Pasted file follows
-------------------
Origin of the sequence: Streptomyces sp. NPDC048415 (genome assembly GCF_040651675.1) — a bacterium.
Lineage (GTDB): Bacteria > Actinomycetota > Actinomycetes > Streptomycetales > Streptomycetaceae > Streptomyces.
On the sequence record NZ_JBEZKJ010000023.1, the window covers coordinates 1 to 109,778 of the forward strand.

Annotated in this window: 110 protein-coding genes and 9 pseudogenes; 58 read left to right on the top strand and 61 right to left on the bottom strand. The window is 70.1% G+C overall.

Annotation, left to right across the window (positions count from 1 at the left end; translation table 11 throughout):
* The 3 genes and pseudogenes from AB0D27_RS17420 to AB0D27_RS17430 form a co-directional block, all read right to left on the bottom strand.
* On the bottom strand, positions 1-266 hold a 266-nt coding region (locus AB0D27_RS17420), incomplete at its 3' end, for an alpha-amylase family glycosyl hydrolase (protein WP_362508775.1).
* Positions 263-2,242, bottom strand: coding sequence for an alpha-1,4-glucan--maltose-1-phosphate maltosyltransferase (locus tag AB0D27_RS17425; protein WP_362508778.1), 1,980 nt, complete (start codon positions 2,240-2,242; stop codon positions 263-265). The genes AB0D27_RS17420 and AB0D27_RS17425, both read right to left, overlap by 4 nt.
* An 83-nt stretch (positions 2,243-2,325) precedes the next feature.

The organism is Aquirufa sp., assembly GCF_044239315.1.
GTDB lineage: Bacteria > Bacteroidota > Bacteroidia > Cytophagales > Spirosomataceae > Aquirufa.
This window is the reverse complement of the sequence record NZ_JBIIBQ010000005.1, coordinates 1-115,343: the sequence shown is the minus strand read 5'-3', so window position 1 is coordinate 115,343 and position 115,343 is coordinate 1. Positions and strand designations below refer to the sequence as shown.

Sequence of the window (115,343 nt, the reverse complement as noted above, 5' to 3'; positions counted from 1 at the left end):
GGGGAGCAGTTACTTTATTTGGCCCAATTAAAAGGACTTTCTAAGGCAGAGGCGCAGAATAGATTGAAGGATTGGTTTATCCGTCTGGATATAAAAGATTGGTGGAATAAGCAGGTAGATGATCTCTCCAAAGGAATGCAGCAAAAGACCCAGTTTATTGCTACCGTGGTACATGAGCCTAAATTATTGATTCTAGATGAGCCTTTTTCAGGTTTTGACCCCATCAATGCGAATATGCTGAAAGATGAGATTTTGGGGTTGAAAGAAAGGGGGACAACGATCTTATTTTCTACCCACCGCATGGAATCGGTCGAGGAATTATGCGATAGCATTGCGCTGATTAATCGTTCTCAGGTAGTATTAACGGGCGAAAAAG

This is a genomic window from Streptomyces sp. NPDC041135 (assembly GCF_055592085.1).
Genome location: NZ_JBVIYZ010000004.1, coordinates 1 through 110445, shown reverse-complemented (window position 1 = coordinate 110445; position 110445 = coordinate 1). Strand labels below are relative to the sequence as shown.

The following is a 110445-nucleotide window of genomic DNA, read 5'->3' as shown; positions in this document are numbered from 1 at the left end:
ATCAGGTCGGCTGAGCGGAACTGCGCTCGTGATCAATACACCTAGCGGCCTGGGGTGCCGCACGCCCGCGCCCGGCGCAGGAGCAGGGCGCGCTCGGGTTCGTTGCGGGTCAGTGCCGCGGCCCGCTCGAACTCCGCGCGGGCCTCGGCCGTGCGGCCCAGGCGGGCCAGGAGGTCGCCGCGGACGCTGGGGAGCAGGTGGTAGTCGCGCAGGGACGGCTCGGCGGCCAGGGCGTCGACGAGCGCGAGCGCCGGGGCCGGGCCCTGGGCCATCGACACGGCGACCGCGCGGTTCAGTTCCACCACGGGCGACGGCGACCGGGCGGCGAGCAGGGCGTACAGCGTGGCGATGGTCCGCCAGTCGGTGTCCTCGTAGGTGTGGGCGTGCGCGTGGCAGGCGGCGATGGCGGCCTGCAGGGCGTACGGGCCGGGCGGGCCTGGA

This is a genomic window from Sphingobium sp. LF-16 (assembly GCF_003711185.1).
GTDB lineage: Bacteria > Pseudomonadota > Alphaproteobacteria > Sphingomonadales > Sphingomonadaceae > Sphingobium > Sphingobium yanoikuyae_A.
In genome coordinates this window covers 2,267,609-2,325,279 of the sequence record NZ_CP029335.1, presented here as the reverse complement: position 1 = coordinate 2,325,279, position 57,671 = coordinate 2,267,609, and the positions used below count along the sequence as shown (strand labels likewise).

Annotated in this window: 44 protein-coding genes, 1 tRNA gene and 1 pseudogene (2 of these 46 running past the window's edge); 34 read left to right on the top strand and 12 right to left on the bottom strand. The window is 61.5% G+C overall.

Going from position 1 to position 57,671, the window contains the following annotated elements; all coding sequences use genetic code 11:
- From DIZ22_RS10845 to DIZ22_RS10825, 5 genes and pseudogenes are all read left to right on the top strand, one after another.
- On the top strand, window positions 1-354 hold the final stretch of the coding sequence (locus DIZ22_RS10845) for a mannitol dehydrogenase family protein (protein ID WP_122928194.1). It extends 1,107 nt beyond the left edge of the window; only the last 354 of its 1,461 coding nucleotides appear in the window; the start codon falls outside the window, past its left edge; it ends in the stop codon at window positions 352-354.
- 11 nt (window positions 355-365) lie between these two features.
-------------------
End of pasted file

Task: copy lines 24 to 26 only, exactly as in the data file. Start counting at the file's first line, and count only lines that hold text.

- From DIZ22_RS10845 to DIZ22_RS10825, 5 genes and pseudogenes are all read left to right on the top strand, one after another.
- On the top strand, window positions 1-354 hold the final stretch of the coding sequence (locus DIZ22_RS10845) for a mannitol dehydrogenase family protein (protein ID WP_122928194.1). It extends 1,107 nt beyond the left edge of the window; only the last 354 of its 1,461 coding nucleotides appear in the window; the start codon falls outside the window, past its left edge; it ends in the stop codon at window positions 352-354.
- 11 nt (window positions 355-365) lie between these two features.